The University of Michigan rejected Brooke Kimbrough's application, but Kimbrough is not backing down. She dreamed all her life of attending college in Ann Arbor.
Now Kimbrough, of Detroit, is protesting the decision not only for herself but for other prospective African-American and Latino students. Her fight is a familiar story of a student applying to U-M, and calling for public attention to her rejection.
But this time, the student is black, not white, writes Kim Kozlowski in the Detroit News.
Kimbrough, 17, has a 3.5 GPA and belongs to the prize-winning debate team at University Prep Academy High School, one of Detroit’s top charter schools. She scored 23 on the ACT — a college readiness test with a possible high score of 36. Last year, she was executive director of her school’s National Honor Society; this year, she is president, Kozlowski reports.
“It represents a bigger struggle than just me — making the community more diverse in a multitude of ways,” she told Kozlowski. “I know that is what U-M stands for. But the university cannot say it’s (diverse) if it doesn’t have equal representation.”
Kimbrough will be the featured speaker during a rally today at U-M, sponsored by the pro-affirmative action group By Any Means Necessary, where she plans to talk about how she will fight her denial into U-M.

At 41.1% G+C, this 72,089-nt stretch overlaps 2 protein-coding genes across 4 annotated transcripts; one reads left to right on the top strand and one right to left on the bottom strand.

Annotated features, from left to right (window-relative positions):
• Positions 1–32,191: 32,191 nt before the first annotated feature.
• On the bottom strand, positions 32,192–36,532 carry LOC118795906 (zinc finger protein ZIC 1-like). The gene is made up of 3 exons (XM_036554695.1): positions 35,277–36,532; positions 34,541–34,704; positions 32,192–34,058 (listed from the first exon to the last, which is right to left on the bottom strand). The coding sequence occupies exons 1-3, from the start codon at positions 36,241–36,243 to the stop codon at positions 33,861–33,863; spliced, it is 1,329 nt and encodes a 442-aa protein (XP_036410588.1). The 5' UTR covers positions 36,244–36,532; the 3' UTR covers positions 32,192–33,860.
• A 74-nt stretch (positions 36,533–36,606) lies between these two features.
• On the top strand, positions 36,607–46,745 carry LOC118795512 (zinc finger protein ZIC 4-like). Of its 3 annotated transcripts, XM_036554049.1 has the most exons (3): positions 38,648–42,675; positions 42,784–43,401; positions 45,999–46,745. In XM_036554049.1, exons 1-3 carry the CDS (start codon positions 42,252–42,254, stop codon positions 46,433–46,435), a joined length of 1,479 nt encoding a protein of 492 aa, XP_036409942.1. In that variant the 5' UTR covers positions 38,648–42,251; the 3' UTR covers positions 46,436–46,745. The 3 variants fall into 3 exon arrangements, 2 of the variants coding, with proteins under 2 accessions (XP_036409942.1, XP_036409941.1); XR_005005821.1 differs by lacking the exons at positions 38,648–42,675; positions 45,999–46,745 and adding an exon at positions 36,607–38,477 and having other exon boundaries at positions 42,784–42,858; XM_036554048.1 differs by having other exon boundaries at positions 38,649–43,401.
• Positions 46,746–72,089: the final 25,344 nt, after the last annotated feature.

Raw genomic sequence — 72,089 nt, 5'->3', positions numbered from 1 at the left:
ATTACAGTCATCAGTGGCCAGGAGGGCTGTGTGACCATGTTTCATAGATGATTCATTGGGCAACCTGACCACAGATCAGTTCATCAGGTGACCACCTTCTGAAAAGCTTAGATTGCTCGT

Her protest comes more than a decade after Jennifer Gratz, a white student from Southgate, was denied admission to U-M, sparking debate about the relevance of affirmative action in higher education, a discussion that continues today: By June, the U.S. Supreme Court will rule again on affirmative action in college admissions, this time deciding the legality of Michigan’s 2006 voter-approved ban.
Kozlowski's story had 350 comments by mid-afternoon Tuesday.
Jeff Pozy, from Ann Arbo: "Wow! A 3.5 GPA and an ACT of 23 is not very strong. Kimbrough obviously has delusions of grandeur. This student is not that gifted. Why does she expect to be admitted into the state's most prestigious university?
Jennifer Gratz: "In addition to the bias and inaccuracies in this story, my fight and this woman's press conference are nothing alike. I fought for all applicants to be treated equally - as individuals, without regard to race. This woman is standing up for group rights and asking for preferential treatment based on race while others are discriminated against, she wants unequal treatment. Ms. Kimbrough is fighting because she wasn't accepted; I fought because of discrimination in the admissions process, a major difference. Had I been rejected under a policy in which my race didn't hurt my chances of success, I would have been disappointed, but I would have accepted the outcome. I choose equality, Ms. Kimbrough and her radical friends at By Any Means Necessary continue the tired fight for inequality."